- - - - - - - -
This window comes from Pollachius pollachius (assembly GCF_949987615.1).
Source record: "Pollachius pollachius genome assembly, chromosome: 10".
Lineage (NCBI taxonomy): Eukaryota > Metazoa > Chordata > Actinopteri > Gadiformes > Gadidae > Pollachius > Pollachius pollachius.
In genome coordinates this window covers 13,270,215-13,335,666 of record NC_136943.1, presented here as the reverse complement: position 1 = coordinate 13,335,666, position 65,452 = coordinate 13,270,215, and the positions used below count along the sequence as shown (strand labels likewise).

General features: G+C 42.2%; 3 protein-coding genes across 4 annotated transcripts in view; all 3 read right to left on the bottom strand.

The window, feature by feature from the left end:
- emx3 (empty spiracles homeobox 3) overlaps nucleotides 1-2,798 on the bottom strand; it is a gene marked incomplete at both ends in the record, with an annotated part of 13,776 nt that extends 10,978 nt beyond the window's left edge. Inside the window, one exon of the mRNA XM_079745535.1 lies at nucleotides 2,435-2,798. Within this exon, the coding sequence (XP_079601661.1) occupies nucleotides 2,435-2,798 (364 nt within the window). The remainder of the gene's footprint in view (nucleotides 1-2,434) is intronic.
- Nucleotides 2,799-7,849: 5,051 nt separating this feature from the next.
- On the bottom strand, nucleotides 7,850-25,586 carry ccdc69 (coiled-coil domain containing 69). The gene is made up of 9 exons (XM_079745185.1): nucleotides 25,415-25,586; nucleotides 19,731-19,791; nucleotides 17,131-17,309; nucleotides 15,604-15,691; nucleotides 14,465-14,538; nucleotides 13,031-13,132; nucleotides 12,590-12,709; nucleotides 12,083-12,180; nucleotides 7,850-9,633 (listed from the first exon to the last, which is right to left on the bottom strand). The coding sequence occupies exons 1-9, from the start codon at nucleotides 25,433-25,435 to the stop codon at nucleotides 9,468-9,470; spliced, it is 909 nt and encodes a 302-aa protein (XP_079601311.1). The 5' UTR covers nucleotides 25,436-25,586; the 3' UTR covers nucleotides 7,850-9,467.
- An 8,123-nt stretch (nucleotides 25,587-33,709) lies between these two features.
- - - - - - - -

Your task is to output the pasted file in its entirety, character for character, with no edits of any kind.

This window comes from Pollachius pollachius (assembly GCF_949987615.1).
Source record: "Pollachius pollachius genome assembly, chromosome: 10".
Lineage (NCBI taxonomy): Eukaryota > Metazoa > Chordata > Actinopteri > Gadiformes > Gadidae > Pollachius > Pollachius pollachius.
In genome coordinates this window covers 13,270,215-13,335,666 of record NC_136943.1, presented here as the reverse complement: position 1 = coordinate 13,335,666, position 65,452 = coordinate 13,270,215, and the positions used below count along the sequence as shown (strand labels likewise).

General features: G+C 42.2%; 3 protein-coding genes across 4 annotated transcripts in view; all 3 read right to left on the bottom strand.

The window, feature by feature from the left end:
- emx3 (empty spiracles homeobox 3) overlaps nucleotides 1-2,798 on the bottom strand; it is a gene marked incomplete at both ends in the record, with an annotated part of 13,776 nt that extends 10,978 nt beyond the window's left edge. Inside the window, one exon of the mRNA XM_079745535.1 lies at nucleotides 2,435-2,798. Within this exon, the coding sequence (XP_079601661.1) occupies nucleotides 2,435-2,798 (364 nt within the window). The remainder of the gene's footprint in view (nucleotides 1-2,434) is intronic.
- Nucleotides 2,799-7,849: 5,051 nt separating this feature from the next.
- On the bottom strand, nucleotides 7,850-25,586 carry ccdc69 (coiled-coil domain containing 69). The gene is made up of 9 exons (XM_079745185.1): nucleotides 25,415-25,586; nucleotides 19,731-19,791; nucleotides 17,131-17,309; nucleotides 15,604-15,691; nucleotides 14,465-14,538; nucleotides 13,031-13,132; nucleotides 12,590-12,709; nucleotides 12,083-12,180; nucleotides 7,850-9,633 (listed from the first exon to the last, which is right to left on the bottom strand). The coding sequence occupies exons 1-9, from the start codon at nucleotides 25,433-25,435 to the stop codon at nucleotides 9,468-9,470; spliced, it is 909 nt and encodes a 302-aa protein (XP_079601311.1). The 5' UTR covers nucleotides 25,436-25,586; the 3' UTR covers nucleotides 7,850-9,467.
- An 8,123-nt stretch (nucleotides 25,587-33,709) lies between these two features.